The Best Seasons to Travel to Nara
Nara has four distinctive seasons—all of which are suitable for travelling. Spring and autumn, however, are the prime seasons. People often choose to appreciate the plum blossoms from late February to early March, as well as the cherry blossoms from mid- or late March to mid-April. The magnificent autumn foliage in Kansai, on the other hand, occurs from mid-November to early December.
Seeing sakura dancing in spring
Starting mid-March, the entire country embraces the season for appreciating Japan’s cherry blossoms—and Nara is no exception. From Kasuga-taisha to Nara Park, and then to Heijokyo, appreciating sakura in Nara brings a classic charm. If you wish to stay away from the crowd and appreciate sakura dancing quietly, do not miss the cherry blossoms in full bloom beside Sahogawa River. In the daytime, you can see the sakura petals flowing with the river. Paper lanterns are hung on both sides of Sahogawa River during this season, and are lit at dusk.
Attending lantern show in summer night
The annual lantern and flower show in Nara is usually held from early to mid-August. During this time, the entire Nara Park and its surrounding areas are decorated with small lanterns made of thick bamboo tubes, which are put together into various lovely patterns. You can wear local yukata, walk along the bustling Higashimuki street, and then go to Sarusawa or climb to the Kofuku-ji Temple to pray and draw a divination stick for yourself and your loved ones.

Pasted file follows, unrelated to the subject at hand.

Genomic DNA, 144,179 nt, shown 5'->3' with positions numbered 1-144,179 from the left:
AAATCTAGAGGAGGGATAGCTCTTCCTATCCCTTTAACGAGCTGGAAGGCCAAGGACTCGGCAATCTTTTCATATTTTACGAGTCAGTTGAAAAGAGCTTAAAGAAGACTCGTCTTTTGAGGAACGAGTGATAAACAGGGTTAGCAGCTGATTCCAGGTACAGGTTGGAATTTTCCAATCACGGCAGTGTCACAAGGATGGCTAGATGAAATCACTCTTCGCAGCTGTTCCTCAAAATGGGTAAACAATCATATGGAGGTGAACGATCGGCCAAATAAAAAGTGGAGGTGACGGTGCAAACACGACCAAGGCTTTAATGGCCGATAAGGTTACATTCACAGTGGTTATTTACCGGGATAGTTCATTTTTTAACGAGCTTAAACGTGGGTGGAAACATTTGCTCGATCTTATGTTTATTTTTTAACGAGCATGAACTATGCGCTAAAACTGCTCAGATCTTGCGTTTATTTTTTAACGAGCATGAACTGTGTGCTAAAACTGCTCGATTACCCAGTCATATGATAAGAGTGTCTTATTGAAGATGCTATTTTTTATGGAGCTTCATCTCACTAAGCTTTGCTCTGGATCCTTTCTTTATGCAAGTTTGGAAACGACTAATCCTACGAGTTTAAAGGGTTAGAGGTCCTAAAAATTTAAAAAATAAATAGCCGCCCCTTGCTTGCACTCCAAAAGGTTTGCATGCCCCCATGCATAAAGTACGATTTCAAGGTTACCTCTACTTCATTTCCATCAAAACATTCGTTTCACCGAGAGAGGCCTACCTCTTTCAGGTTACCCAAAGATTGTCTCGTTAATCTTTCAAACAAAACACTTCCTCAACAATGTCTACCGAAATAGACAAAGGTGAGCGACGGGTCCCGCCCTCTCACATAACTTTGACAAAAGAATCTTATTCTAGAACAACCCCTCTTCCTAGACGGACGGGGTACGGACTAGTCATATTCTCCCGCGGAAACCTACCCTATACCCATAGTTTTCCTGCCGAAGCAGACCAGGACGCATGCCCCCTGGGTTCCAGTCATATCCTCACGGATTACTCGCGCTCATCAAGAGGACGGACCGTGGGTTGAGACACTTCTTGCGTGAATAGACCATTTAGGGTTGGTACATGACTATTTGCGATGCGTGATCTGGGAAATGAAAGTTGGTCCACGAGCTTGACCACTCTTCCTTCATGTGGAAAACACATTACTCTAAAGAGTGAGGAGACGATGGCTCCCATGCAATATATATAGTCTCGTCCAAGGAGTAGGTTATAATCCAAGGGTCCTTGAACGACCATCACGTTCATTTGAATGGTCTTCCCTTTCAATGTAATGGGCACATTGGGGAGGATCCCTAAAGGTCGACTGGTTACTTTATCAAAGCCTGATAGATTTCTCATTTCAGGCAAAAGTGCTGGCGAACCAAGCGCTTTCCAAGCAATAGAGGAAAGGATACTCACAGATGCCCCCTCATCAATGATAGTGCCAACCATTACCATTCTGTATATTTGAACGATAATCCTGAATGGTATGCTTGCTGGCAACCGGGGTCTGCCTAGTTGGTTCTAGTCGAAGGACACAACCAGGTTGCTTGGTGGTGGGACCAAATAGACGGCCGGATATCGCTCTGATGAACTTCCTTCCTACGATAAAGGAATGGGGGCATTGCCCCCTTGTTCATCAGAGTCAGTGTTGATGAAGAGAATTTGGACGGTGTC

Appreciating red leaves in autumn
The deep autumn in Kansai is characterized by the maple leaves. Like Kyoto, Nara is also a favorite place for appreciating the spectacular red leaves. In autumn, Nara Park is covered with fiery red leaves woven with yellow ginkgo leaves. Witnessing the deer running freely will complete the fairytale picture that autumn brings.
If you feel that you’ve already seen enough red leaves, miscanthus sinensis (Chinese silvergrass) in Nara is another sight to see. Miscanthus sinensis in Soni Kogen turns yellow in autumn, resulting in a stunning, picture-perfect golden plateau.
Praying for blessing in winter
If you come to Nara in the winter, you can experience the Hatsumode—or the first visit to a shrine for the Japanese New Year. On the eve of December 31st, Nara’s locals queue up in temples and shrines to pray for good fortune for the coming year. When the New Year arrives, the bell in Todai-ji will ring. In late January, you may also want to witness the grass burning ceremony on Mount Wakakusa. One theory claims that the fires were used to drive away wild boars, while another theory claims that the burning began during boundary conflicts between the great temples of Nara.